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The Annunciation by El Greco is an oil painting created by El Greco. Housed in the famed Museo del Prado in Madrid, the original measures 315 by 174 centimetres.
In the painting, Mary is greeted by an angel who shares news that she is pregnant with a son. The scene represents the moment Mary accepts the news, symbolised by the angel’s stance with his hands crossed as if venerating Jesus’s mother. A ray of light joins the earthly and celestial worlds as a dove descends to represent the Holy Spirit.
On steps at the bottom of the painting are a sewing basket and rose bush set alight in flame. Set between Mary and the angel, the burning bush mirrors the same fiery image seen by Moses. The bush is alight but not burnt to represent Mary’s virginity. On the steps is a veil on the sewing basket, a nod to an Armenian story where Mary works on such a garment when the divine messenger arrives. Above the two central figures are angels playing music.
The flames of the burning rose bush are naturalistic and mimic real flames from a candle burning on an altar. When creating religious images or godly figures from mythology, El Greco often portrayed these figures and images as realistic and naturally proportioned. This often contrasted with the tormented and elongated depictions of other subjects. Unlike other works by the Greek artist, figures in the The Annunciation are relatively proportionate. Here, it is light and colour that are distorted to create a scene that is in a state of constant change. The colours and brushstrokes are used to evoke emotion rather than the figures themselves. The backdrop is blue and grey, contrasting with the vibrant yellow, blue, crimson and green of the saintly figures and dove.
The Annunciation has Expressionist elements, a style that El Greco used in his paintings towards the end of the 1590s. The painting was one part of a large altarpiece created for the Augustinian College of Nuestra Señora de la Encarnacion in Madrid from 1596 to 1600. The college's patron, Doña Maria de Córdoba y Aragón, died in 1593. It is believed the commission for the altarpiece came from her executor following the lady-in-waiting's death. The Annunciation and other pieces of the altarpiece were dismantled and removed during the French occupation of Spain. It is believed there were seven paintings in total, including The Annunciation as well as El Greco’s The Baptism, The Crucifixion, The Resurrection and The Pentecost.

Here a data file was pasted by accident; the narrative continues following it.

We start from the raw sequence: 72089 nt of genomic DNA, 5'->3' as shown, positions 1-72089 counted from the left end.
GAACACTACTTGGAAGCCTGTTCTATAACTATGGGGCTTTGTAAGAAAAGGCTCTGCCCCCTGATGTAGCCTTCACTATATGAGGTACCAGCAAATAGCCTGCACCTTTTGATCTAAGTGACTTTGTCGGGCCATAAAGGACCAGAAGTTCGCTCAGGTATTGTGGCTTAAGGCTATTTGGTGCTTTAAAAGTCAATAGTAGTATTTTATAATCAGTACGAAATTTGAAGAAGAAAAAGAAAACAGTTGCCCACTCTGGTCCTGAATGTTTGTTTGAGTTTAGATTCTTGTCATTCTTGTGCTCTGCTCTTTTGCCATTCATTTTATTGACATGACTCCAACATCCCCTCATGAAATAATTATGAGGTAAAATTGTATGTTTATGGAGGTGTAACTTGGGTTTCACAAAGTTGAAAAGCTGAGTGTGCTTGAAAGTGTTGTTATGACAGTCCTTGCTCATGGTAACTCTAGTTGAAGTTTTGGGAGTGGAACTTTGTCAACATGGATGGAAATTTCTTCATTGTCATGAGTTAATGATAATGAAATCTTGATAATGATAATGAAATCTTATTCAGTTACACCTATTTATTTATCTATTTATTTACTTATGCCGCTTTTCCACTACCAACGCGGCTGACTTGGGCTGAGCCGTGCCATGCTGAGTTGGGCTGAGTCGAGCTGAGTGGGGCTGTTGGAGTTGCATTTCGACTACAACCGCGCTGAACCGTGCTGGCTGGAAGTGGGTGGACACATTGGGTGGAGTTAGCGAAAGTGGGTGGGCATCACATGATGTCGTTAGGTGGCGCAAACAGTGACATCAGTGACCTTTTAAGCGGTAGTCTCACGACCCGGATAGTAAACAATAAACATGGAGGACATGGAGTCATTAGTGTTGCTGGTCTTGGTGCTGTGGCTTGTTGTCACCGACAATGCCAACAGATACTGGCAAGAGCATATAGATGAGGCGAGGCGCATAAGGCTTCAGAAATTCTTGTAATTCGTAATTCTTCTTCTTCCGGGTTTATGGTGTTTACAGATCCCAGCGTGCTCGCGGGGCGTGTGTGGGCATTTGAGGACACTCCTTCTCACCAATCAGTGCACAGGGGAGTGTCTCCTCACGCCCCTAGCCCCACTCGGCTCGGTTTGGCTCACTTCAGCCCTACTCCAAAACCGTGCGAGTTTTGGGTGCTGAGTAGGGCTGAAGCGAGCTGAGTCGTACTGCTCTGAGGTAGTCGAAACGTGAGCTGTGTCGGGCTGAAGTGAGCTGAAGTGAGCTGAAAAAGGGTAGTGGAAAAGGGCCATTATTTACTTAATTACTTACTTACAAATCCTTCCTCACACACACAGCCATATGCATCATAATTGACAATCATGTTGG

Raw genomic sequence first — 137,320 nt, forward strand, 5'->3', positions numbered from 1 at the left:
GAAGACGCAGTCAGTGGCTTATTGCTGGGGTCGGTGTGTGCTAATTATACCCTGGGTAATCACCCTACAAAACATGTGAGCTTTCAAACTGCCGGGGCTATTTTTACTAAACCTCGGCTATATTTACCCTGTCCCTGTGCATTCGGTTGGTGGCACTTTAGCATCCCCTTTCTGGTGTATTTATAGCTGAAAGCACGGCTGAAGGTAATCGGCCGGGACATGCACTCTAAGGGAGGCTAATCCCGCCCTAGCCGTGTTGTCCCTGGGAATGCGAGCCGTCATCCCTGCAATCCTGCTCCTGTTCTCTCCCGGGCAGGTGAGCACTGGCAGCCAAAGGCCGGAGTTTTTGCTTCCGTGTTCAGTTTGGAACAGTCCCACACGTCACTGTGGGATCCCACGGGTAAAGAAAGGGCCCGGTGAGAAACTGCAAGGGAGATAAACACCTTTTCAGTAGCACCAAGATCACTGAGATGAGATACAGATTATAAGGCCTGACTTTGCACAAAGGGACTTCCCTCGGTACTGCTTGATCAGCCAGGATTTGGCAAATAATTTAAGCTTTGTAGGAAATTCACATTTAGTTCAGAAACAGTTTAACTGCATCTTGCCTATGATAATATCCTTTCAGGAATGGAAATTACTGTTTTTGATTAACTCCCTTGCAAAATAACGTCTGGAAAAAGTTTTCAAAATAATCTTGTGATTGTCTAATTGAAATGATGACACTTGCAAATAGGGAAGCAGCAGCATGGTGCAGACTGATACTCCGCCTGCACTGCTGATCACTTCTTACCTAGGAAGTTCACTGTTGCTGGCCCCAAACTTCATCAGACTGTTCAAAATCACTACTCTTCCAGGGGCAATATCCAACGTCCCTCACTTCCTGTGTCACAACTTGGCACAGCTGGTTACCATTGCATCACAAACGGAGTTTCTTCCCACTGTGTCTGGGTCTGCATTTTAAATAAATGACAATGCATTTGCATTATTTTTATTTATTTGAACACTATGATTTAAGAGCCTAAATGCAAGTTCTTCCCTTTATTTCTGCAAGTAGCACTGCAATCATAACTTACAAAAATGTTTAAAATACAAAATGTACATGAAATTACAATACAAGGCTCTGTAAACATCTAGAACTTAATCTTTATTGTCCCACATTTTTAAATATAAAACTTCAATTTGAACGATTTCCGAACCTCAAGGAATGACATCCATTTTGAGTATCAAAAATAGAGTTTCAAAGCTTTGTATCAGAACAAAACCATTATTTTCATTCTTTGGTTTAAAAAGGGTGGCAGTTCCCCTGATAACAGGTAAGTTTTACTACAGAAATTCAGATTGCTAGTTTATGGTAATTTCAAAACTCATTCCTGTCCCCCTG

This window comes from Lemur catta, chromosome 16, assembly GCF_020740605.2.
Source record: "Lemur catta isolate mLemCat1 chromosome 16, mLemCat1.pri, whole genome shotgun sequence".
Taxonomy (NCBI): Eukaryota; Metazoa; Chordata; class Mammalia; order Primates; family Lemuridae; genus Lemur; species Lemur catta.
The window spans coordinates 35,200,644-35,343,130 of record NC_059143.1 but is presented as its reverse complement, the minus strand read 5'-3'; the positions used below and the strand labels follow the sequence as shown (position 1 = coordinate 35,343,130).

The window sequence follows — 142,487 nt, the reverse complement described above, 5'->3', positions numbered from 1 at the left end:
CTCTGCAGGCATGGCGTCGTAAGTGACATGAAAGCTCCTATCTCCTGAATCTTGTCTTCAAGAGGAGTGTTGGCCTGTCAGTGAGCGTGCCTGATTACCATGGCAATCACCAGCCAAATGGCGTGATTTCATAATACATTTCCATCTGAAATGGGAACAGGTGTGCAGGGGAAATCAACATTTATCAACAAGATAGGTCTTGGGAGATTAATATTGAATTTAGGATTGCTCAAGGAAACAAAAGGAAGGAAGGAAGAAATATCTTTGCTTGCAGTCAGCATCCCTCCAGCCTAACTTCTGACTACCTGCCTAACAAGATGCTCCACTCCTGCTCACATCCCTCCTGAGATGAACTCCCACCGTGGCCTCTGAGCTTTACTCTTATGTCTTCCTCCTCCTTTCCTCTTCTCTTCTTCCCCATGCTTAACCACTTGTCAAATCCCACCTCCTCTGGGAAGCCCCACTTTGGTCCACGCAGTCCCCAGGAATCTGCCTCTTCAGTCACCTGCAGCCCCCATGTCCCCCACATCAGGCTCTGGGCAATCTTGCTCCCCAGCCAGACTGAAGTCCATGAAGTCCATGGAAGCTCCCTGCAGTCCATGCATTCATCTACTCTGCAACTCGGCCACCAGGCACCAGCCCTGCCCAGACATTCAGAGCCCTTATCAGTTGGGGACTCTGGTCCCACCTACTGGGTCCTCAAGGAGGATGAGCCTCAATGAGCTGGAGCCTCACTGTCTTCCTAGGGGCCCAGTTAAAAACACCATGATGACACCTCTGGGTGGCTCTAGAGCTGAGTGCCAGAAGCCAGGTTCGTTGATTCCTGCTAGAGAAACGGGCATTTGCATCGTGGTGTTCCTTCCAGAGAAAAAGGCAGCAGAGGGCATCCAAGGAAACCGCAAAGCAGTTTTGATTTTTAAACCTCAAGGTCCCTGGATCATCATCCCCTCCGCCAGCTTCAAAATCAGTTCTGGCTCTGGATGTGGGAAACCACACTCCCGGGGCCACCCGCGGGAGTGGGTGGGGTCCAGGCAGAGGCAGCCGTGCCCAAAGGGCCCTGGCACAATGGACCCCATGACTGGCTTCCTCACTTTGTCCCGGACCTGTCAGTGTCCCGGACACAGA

El Greco created several versions of the Annunciation, and this version is believed to be one of the last of the series he painted in Italy. The Annunciation is also influenced by the Venetian school. The colouring recalls techniques used by Titian, an influential painter of the Venetian school that El Greco admired. The arrangement of the figures and the look of the drapery also resemble work by Tintoretto. At the same time, El Greco positions the figures in a realistic setting that is more in line with Expressionist principles.
Still, The Annunciation represents a departure from more naturalistic approaches the artist used in his other works. El Greco often challenges concepts of harmony and balance that were popular during the Renaissance. He rejected perfect proportions and used elongated and distorted figures influenced by the Mannerism style. Instead, a subjective vision is illustrated to communicate a spiritual message along with the other pieces in the original altarpiece.
Doménikos Theotokópoulos, more commonly known as El Greco or The Greek, was born in Crete in 1541. He trained within the Post-Byzantine school of Crete, which at the time was part of the Republic of Venice. El Greco moved to Venice when he was 26, following in the footsteps of other Greek artists. In 1577, he moved in Toledo where he continued to paint and study for the rest of his life. In was in the Spanish city that El Greco created his most famous paintings and sculptures. Most of his contemporaries criticised El Greco’s work for not respecting popular principles of Renaissance are. After his death in 1614, El Greco emerged as an influential painter for Expressionism and Cubism. During the twentieth century, his art gained newfound appreciation and influenced the work of Paul Cézanne, Édouard Manet, Pablo Picasso, Jackson Pollock, and others.